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Key Features

  • Lupus anticoagulants prolong activated partial thromboplastin time (aPTT) by interfering with interactions between the clotting cascade and the phospholipid surface on which they function

  • Antibodies may also interfere with factor II activity (rare); this small subset of patients are at risk for bleeding

  • They were so named because of their early identification in patients with systemic lupus and other connective tissue diseases

  • However, they may occur with increased frequency in individuals with underlying infection, inflammation, or malignancy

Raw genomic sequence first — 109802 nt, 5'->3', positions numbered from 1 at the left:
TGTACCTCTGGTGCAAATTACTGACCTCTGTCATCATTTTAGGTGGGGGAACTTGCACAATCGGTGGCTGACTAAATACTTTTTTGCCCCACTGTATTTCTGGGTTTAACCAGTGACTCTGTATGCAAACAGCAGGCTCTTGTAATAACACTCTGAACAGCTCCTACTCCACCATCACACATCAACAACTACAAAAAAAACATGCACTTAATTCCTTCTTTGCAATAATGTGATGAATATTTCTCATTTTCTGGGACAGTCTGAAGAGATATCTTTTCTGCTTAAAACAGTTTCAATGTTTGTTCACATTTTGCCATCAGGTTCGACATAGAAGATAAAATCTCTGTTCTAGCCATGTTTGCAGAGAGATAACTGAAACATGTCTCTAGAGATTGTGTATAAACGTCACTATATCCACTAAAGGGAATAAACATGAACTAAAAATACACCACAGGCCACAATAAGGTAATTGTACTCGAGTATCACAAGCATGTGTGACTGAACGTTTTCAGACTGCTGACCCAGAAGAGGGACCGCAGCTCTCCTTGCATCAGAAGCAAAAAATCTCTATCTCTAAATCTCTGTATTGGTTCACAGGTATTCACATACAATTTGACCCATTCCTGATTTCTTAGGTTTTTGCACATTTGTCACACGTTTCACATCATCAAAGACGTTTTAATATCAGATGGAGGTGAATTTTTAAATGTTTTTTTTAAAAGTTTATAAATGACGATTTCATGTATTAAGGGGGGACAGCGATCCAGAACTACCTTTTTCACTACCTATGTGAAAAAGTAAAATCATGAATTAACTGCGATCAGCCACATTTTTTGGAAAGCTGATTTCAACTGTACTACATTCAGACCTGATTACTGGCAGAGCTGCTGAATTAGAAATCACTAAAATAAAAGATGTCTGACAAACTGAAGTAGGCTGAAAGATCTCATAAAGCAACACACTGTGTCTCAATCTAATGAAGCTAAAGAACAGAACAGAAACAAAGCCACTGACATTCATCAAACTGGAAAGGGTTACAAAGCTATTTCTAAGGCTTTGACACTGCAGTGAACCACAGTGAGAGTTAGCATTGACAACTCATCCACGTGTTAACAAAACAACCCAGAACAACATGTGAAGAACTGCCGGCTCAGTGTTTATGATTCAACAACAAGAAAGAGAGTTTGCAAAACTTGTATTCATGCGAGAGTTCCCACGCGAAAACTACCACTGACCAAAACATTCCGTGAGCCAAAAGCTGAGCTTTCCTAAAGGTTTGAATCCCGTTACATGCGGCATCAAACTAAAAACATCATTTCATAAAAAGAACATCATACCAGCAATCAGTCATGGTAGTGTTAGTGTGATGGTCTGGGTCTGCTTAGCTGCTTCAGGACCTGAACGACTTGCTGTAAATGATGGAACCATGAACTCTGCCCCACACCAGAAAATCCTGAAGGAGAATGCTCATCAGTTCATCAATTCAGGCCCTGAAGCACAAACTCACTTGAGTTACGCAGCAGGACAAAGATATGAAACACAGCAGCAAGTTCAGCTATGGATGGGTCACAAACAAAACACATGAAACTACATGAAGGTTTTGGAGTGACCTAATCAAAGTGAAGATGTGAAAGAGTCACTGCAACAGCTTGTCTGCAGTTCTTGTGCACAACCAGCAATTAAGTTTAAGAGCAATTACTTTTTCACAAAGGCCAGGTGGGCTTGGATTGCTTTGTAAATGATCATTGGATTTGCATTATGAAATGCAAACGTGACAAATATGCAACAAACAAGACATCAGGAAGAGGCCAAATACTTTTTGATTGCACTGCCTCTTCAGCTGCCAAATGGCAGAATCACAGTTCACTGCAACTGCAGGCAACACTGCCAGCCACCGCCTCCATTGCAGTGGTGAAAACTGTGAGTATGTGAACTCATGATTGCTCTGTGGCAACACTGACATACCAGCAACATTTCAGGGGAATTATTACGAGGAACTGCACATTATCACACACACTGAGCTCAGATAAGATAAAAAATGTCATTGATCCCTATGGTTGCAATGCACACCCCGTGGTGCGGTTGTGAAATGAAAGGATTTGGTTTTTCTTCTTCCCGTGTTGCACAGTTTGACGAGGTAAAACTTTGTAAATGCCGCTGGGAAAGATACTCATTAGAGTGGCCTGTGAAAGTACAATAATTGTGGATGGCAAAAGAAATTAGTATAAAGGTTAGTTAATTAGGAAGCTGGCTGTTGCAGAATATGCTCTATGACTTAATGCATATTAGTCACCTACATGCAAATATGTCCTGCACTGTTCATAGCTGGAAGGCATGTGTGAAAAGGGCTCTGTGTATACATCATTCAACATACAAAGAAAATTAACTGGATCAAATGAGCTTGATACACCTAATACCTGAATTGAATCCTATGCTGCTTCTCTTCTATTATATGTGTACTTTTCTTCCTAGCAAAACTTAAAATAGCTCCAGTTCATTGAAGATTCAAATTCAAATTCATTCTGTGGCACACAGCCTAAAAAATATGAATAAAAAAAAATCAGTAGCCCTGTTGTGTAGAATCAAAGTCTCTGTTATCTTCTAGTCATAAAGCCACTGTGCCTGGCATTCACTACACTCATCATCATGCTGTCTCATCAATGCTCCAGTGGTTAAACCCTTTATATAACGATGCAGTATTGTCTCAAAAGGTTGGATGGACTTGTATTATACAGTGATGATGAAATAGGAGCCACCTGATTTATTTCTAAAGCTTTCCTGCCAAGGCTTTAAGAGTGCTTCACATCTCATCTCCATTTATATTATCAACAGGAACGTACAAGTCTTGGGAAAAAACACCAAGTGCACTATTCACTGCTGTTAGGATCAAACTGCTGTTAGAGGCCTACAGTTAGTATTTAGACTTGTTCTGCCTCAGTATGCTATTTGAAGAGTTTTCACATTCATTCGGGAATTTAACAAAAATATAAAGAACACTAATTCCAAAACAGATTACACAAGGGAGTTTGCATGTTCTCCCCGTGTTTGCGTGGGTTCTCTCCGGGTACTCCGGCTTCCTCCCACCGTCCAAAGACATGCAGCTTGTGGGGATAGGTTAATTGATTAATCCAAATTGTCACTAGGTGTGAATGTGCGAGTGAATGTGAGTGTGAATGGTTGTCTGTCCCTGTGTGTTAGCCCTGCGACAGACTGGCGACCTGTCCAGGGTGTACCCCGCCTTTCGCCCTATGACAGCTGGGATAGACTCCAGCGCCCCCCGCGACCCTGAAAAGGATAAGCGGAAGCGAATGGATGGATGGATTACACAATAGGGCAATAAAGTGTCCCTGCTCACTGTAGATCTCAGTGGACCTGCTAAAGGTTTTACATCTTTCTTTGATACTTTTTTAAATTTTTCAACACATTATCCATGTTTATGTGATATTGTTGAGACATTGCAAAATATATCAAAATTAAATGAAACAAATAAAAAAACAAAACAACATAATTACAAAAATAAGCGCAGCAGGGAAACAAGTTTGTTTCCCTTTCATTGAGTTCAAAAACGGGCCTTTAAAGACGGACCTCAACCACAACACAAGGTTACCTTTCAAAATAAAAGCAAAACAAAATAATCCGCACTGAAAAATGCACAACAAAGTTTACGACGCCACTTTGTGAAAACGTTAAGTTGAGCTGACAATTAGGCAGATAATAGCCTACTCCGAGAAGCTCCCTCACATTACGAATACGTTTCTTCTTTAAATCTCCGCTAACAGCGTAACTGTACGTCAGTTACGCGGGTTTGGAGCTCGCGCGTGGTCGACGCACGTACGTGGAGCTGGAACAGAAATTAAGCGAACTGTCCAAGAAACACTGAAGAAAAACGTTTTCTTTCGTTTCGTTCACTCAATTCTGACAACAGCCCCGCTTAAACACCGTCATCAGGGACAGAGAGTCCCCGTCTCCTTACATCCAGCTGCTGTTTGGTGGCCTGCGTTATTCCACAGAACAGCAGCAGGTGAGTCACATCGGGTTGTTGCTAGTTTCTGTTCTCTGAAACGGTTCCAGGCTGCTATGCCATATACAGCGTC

• Can occur in asymptomatic individuals in the general population

Clinical Findings

  • No bleeding

  • Increased risk of thrombosis and recurrent spontaneous abortions

Diagnosis

  • Prolonged aPTT that does not correct completely on mixing but that normalizes with excessive phospholipid

  • Specialized testing can confirm presence of lupus anticoagulant

    • Hexagonal phase phospholipid neutralization assay

    • Dilute Russell viper venom time

    • Platelet neutralization assays

Treatment

  • No specific treatment necessary

  • Anticoagulation in standard doses for patients with thromboses, aiming for INR of 2.0–3.0

  • Because of artificially prolonged PTT, unfractionated heparin therapy is difficult to monitor; thus, weight-based low-molecular-weight heparin is preferred

  • Prophylaxis during pregnancy should be with low-molecular-weight heparin

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